Last year's plant and new self sown seedlings from seed dropped in the previous year
It's always a bit of a nuisance when seedlings come up in the wrong place and some were weeded away. The remaining variegated seedlings made a very pretty carpet under and alongside last years strong plants that were flowering superbly with bold variegated foliage. By May the flowering plants were starting to look untidy and some were tidied away.Others were left to make their beautiful seed heads.
The variegated seedlings were very pretty for quite a long time.They did not flower and as temperatures rose gradually started to make new healthy completely green leaves. They have made strong plants and will make a magnificent display next Spring.

Nobbled by caterpillars elsewhere in the garden this honesty in Summer looks pretty scruffy

A wonderful gardening resource
When researching this post I stumbled on Paghat the Ratgirl’s wonderful gardening website. I have in the past found it to be a very original source of reliable information by someone who has actually grown the relevant plant - unlike most reference garden websites where writers have just trawled the literature and recycle old and often wrong information.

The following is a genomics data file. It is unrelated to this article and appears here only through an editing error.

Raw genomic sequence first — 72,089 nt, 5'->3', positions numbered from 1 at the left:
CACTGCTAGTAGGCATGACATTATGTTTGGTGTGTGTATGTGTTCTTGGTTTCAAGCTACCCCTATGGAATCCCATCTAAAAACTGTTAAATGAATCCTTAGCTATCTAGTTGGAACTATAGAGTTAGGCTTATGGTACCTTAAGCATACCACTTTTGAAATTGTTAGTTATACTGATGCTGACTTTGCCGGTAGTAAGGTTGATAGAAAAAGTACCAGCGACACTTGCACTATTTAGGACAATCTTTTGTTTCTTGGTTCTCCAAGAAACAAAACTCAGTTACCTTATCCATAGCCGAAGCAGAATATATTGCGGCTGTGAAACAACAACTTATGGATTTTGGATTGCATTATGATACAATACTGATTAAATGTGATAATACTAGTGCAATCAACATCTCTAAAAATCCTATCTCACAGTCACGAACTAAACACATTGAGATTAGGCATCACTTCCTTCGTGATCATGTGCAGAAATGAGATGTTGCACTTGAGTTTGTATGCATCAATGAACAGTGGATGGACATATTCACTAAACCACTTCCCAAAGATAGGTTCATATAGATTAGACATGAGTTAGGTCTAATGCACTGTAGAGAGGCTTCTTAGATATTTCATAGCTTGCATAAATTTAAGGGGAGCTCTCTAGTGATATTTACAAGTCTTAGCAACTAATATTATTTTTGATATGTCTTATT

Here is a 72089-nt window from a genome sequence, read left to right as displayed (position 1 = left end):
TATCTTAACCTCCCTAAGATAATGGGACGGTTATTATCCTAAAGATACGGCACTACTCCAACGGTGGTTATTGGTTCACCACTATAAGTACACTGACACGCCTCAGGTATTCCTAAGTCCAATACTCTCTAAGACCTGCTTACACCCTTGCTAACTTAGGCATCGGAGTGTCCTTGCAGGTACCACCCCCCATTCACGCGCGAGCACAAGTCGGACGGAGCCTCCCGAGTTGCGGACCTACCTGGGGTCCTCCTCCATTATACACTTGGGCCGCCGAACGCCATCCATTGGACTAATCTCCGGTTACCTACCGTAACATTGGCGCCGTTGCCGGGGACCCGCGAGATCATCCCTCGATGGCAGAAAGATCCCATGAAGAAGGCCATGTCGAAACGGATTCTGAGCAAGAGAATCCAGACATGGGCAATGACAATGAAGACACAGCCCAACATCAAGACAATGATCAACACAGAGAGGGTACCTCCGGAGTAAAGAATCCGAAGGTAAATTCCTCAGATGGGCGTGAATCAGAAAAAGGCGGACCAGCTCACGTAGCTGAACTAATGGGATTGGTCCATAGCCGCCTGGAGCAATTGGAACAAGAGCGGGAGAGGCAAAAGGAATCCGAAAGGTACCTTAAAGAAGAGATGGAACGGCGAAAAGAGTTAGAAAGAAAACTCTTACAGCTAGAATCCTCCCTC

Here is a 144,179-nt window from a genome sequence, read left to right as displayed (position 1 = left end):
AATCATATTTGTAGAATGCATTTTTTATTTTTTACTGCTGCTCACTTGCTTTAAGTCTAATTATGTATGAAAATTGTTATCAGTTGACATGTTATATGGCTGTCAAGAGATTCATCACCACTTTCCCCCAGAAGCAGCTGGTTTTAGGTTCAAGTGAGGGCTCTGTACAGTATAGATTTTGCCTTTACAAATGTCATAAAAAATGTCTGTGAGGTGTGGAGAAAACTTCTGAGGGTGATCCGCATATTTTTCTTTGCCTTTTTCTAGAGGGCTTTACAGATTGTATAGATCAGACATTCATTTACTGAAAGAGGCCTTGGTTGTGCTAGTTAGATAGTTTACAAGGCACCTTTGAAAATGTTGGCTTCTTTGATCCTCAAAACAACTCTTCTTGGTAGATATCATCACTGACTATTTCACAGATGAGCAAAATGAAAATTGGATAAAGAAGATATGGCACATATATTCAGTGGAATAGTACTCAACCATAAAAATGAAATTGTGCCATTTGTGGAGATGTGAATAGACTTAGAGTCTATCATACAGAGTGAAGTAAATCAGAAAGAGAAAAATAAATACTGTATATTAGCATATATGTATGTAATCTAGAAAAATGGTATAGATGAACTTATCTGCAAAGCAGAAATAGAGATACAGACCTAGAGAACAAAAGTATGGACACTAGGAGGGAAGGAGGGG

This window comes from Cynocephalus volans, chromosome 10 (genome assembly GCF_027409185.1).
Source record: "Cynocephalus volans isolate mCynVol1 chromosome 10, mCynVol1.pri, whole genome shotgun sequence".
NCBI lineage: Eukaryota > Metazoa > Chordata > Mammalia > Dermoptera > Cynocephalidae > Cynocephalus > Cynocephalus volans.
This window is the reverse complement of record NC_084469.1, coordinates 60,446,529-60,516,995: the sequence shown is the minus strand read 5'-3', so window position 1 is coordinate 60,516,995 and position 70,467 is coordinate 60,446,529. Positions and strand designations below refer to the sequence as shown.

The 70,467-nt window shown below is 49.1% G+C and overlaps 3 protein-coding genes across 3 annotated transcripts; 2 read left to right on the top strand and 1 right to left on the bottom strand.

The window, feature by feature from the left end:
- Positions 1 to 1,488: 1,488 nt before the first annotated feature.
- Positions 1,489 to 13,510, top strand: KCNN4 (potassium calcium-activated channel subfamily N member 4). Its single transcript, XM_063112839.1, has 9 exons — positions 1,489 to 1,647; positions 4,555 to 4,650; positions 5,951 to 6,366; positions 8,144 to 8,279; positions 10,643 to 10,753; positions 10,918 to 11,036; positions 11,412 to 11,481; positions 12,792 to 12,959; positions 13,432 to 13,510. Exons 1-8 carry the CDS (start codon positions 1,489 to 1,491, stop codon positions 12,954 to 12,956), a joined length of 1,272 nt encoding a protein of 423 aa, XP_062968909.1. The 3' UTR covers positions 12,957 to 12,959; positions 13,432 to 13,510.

It’s not one of her best efforts on variegated honesty and she concludes that it is not worth growing! Paghat is the only writer I found on variegated honesty who actually mentioned its green growing phase in Summer
I just love her weird website and feel inspired to soon write a post about it! It does not seem to continue beyond 2007 but contains 1600 insightful articles - and that’s just the gardening!

Other kinds of honesty

A friend gave me plants of a bronze foliage variety said to have been introduced by Rosemary Verey
I potted it up to obtain seed
Seed is well on the way
This variegated one reverted!
This perennial strain of honesty grows on the village plot
The seed came from Bolton Percy cemetery
This variegated honesty has set seed in Bolton Percy cemetery

I love my variegated honesty
...but it is perhaps best in the wild garden
...and it looks good on the plot
Hot of the press
My friend Peter Williams finds a place for honesty in his wood

My own previous effort on biennials